Nowhere the same degree, Joe Biden also seems to have achieved a modicum of success of his own despite powerful head winds. He has managed to create a sense of cohesion among America’s allies, though his path has had numerous pitfalls and bumps. Importantly he has managed to secure the passage into law of the massive legislation in terms of the US $1.2 trillion bill on a revamp of infrastructures, to “build back better”, a campaign pledge. This for him is no mean achievement, proving that persistence pays. But for him and his Democratic Party the future is not as rosy as that what appears to be for his Chinese counterpart. A Republican win in the Presidential race is a distinct possibility. That could lead to turmoil and backlash in US domestic politics, requiring the identification of a common foe to rally the nation. China is the obvious candidate. If, consequently, the “ultimate red line” for China, such as on the issue of Taiwan is crossed, a catastrophe could follow.

Surely the Chinese have made those calculations. From now to then, China and Xi will, while seeking to avoid an immediate conflict, be preparing to, in the words of the Global Times seen as a State media outlet, “to deal with the biggest storms in the world, the most powerful and comprehensive siege from the US and its allies”. Halfway down this decade it will be high- risk for one to wager too much in favour of peace!

Dr Iftekhar Ahmed Chowdhury is the Honorary Fellow at the Institute of South Asia Studies, NUS. He is a former Foreign Advisor (Foreign Minister) of Bangladesh and President & Distinguished Fellow of Cosmos Foundation. The views addressed in the article are his own. He can be reached at: isasiac @nus.edu.sg

This story was originally published by Dhaka Courier.

 

Glasgow Summit Ends Amidst Climate of Disappointment

Civil Society, Climate Action, Climate Change, Conferences, Development & Aid, Editors’ Choice, Energy, Environment, Featured, Global, Global Governance, Headlines, IPS UN: Inside the Glasshouse, Poverty & SDGs, Regional Categories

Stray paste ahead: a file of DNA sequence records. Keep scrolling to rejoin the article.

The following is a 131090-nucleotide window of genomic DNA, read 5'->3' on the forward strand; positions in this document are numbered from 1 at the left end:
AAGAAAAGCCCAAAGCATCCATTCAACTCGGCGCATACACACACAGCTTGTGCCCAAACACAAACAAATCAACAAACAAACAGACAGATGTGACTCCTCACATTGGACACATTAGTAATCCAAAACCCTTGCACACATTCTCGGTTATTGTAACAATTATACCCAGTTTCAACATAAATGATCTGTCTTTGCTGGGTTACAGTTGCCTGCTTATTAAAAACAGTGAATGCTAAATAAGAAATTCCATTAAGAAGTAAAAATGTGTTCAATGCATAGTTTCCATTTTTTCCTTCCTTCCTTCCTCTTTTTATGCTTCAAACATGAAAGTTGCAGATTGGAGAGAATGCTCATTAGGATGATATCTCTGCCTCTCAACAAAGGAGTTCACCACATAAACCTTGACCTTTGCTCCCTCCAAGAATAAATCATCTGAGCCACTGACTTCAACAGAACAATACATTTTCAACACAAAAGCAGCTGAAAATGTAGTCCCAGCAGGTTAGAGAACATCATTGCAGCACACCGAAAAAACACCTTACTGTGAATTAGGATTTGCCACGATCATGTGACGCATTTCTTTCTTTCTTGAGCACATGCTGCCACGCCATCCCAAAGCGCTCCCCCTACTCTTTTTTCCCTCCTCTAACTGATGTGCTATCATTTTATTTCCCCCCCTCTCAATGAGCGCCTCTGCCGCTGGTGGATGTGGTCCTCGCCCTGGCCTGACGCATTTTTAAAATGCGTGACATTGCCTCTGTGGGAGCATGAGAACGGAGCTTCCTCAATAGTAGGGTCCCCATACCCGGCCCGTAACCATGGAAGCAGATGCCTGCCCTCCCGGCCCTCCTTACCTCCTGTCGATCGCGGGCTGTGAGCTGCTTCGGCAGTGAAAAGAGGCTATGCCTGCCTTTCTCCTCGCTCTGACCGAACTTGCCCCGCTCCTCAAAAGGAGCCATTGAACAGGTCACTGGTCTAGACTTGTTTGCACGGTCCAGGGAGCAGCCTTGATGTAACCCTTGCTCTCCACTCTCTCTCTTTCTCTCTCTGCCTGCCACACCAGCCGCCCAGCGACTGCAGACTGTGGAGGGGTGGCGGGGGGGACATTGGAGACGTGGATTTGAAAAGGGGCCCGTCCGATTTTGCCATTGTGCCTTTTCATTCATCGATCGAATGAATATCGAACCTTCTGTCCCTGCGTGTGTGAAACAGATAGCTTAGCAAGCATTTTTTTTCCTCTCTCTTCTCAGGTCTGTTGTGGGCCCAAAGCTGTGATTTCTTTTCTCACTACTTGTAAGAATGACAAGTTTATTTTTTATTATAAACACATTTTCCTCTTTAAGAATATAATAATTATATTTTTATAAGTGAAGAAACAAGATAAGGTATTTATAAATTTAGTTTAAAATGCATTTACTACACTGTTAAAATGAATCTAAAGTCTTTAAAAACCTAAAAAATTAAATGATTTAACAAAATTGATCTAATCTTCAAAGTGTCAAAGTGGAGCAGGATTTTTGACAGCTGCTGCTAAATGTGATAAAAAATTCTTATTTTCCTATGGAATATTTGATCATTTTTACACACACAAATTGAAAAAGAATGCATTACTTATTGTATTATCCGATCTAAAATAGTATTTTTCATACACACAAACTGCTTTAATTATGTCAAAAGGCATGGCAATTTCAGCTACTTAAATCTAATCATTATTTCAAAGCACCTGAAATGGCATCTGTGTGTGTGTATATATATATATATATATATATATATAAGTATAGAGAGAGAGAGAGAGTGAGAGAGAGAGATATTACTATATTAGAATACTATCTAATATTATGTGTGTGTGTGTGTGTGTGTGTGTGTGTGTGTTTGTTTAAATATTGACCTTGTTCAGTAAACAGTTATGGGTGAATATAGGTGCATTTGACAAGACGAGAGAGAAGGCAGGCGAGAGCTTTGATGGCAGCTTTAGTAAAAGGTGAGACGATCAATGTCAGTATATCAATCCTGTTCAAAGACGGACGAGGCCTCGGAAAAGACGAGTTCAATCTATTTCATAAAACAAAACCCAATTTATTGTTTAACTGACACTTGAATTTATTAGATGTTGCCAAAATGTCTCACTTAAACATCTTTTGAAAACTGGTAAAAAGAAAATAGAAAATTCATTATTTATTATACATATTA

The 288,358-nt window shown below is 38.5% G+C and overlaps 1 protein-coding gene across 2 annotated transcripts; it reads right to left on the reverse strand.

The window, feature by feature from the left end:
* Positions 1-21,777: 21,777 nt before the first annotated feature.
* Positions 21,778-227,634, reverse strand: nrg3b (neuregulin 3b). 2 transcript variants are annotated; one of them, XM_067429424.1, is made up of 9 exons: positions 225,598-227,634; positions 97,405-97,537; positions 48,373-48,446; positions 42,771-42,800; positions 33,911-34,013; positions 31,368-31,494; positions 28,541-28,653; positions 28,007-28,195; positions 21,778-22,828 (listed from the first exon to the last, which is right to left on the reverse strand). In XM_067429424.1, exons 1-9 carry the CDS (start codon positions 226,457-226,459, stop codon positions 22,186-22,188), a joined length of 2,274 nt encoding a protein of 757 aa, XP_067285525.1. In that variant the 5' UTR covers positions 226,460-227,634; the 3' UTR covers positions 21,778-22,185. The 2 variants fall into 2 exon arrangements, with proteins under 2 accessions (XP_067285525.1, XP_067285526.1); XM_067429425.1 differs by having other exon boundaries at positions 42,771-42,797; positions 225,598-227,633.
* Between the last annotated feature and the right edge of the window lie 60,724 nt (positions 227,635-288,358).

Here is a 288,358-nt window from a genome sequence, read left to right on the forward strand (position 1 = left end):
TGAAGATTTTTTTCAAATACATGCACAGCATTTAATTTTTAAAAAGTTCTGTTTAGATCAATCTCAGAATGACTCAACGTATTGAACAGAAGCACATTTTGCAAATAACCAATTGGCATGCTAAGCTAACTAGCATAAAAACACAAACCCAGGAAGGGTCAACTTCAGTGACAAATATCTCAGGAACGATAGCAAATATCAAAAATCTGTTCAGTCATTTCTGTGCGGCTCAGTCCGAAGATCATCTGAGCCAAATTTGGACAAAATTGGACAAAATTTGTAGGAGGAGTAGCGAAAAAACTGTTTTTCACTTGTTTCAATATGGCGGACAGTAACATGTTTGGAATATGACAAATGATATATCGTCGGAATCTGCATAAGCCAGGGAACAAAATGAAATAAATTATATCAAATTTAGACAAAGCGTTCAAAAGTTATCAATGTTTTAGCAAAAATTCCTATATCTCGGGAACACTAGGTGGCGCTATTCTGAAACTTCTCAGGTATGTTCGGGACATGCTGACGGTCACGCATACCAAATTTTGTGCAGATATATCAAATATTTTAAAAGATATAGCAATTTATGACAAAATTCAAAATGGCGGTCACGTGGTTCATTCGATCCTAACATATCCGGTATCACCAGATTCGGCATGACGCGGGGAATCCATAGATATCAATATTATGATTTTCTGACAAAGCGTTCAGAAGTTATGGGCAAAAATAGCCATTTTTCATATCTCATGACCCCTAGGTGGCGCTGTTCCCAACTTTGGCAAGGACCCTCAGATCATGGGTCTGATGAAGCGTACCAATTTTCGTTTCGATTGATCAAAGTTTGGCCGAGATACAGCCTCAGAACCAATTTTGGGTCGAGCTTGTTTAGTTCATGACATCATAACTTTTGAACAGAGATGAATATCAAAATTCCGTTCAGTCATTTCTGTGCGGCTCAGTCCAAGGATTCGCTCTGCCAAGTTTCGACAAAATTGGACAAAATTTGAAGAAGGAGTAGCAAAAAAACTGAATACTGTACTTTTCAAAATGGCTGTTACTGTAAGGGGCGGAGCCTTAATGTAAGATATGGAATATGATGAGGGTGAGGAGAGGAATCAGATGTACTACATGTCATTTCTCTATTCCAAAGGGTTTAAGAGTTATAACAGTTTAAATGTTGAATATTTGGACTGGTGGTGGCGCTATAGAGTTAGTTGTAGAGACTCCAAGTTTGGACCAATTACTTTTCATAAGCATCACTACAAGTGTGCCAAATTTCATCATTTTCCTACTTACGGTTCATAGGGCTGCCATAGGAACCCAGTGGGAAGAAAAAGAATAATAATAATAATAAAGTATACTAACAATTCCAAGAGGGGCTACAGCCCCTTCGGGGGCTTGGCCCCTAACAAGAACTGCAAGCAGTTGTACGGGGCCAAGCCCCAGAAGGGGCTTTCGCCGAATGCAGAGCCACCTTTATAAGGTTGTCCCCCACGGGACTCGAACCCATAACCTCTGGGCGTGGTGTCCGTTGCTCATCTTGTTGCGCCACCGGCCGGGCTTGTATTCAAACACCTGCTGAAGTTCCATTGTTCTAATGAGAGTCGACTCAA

Climate Change

One of the family photos taken after the laborious end of the 26th climate summit in Glasgow, which closed a day later than scheduled with a Climate Pact described as falling short by even the most optimistic, lacking important decisions to combat the crisis and without directly confronting fossil fuels, the cause of the emergency. CREDIT: UNFCCC

One of the family photos taken after the laborious end of the 26th climate summit in Glasgow, which closed a day later than scheduled with a Climate Pact described as falling short by even the most optimistic, lacking important decisions to combat the crisis and without directly confronting fossil fuels, the cause of the emergency. CREDIT: UNFCCC

GLASGOW, Nov 14 2021 (IPS) – Developing countries will surely remember the Glasgow climate summit, the most important since 2015, as a fiasco that left them as an afterthought.


That was the prevailing sentiment among delegates from the developing South during the closing ceremony on the night of Saturday Nov. 13, one day after the scheduled end of the conference.

Bolivia’s chief negotiator, Diego Pacheco, questioned the outcome of the summit. “It is not fair to pass the responsibility to developing countries. Developed countries do not want to acknowledge their responsibility for the crisis. They have systematically broken their funding pledges and emission reduction commitments,” he told IPS minutes after the end of the 26th Conference of the Parties (COP26) on climate change in Glasgow.